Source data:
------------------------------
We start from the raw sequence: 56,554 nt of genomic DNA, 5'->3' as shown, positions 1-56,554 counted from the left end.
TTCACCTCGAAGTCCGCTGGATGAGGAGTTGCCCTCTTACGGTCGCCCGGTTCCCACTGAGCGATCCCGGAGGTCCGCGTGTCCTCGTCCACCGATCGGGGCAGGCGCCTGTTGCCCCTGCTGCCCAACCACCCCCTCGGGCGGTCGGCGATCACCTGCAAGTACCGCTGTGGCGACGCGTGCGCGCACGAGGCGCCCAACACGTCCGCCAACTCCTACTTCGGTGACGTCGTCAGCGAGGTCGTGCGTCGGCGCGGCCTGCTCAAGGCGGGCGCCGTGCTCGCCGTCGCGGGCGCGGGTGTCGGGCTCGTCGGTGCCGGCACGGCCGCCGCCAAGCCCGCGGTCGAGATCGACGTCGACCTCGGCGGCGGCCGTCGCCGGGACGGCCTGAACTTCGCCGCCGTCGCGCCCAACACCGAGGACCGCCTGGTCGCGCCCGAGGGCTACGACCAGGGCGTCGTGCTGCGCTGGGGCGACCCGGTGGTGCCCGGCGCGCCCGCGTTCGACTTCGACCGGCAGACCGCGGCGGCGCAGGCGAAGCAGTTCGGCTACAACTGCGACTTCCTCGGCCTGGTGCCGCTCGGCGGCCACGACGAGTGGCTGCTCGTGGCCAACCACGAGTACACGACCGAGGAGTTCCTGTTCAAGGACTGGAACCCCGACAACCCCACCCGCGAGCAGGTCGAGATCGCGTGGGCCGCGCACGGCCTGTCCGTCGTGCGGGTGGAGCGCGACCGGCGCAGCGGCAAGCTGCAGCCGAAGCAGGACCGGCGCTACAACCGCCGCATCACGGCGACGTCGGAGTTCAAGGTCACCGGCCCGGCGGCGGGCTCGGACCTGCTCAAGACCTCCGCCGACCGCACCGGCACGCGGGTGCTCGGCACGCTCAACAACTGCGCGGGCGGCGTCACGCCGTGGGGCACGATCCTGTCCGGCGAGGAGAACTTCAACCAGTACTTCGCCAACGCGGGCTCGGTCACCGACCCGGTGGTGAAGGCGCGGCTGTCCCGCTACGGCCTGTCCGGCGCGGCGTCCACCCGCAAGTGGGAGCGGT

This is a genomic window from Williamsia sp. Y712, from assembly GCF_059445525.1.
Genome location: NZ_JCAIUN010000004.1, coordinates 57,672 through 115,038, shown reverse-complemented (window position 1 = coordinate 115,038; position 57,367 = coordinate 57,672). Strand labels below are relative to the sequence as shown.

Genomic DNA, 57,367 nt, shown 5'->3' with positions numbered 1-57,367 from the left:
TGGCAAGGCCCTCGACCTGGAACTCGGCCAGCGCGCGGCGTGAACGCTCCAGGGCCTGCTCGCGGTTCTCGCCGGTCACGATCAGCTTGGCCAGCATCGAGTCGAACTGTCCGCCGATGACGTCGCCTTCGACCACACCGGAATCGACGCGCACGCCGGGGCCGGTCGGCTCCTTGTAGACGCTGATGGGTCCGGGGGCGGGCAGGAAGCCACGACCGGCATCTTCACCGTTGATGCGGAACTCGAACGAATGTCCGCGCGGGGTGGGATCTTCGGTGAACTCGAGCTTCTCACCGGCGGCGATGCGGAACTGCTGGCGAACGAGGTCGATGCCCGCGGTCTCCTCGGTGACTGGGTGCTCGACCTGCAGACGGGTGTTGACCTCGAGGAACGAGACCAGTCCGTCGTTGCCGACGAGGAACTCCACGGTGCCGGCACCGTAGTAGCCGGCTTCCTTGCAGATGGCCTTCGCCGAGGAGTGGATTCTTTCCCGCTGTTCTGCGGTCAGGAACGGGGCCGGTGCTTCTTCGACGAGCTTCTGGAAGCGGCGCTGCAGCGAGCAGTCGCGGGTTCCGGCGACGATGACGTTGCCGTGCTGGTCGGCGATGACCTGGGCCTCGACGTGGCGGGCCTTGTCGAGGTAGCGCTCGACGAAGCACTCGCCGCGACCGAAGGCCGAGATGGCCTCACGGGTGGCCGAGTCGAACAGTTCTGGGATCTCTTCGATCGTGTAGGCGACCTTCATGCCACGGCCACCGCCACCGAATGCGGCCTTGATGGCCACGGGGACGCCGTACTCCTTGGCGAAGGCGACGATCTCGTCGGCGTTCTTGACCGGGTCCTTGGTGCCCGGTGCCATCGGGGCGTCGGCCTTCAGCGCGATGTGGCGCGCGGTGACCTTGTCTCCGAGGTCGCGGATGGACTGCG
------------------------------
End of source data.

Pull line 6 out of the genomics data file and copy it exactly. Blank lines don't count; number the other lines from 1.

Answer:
TGGCAAGGCCCTCGACCTGGAACTCGGCCAGCGCGCGGCGTGAACGCTCCAGGGCCTGCTCGCGGTTCTCGCCGGTCACGATCAGCTTGGCCAGCATCGAGTCGAACTGTCCGCCGATGACGTCGCCTTCGACCACACCGGAATCGACGCGCACGCCGGGGCCGGTCGGCTCCTTGTAGACGCTGATGGGTCCGGGGGCGGGCAGGAAGCCACGACCGGCATCTTCACCGTTGATGCGGAACTCGAACGAATGTCCGCGCGGGGTGGGATCTTCGGTGAACTCGAGCTTCTCACCGGCGGCGATGCGGAACTGCTGGCGAACGAGGTCGATGCCCGCGGTCTCCTCGGTGACTGGGTGCTCGACCTGCAGACGGGTGTTGACCTCGAGGAACGAGACCAGTCCGTCGTTGCCGACGAGGAACTCCACGGTGCCGGCACCGTAGTAGCCGGCTTCCTTGCAGATGGCCTTCGCCGAGGAGTGGATTCTTTCCCGCTGTTCTGCGGTCAGGAACGGGGCCGGTGCTTCTTCGACGAGCTTCTGGAAGCGGCGCTGCAGCGAGCAGTCGCGGGTTCCGGCGACGATGACGTTGCCGTGCTGGTCGGCGATGACCTGGGCCTCGACGTGGCGGGCCTTGTCGAGGTAGCGCTCGACGAAGCACTCGCCGCGACCGAAGGCCGAGATGGCCTCACGGGTGGCCGAGTCGAACAGTTCTGGGATCTCTTCGATCGTGTAGGCGACCTTCATGCCACGGCCACCGCCACCGAATGCGGCCTTGATGGCCACGGGGACGCCGTACTCCTTGGCGAAGGCGACGATCTCGTCGGCGTTCTTGACCGGGTCCTTGGTGCCCGGTGCCATCGGGGCGTCGGCCTTCAGCGCGATGTGGCGCGCGGTGACCTTGTCTCCGAGGTCGCGGATGGACTGCG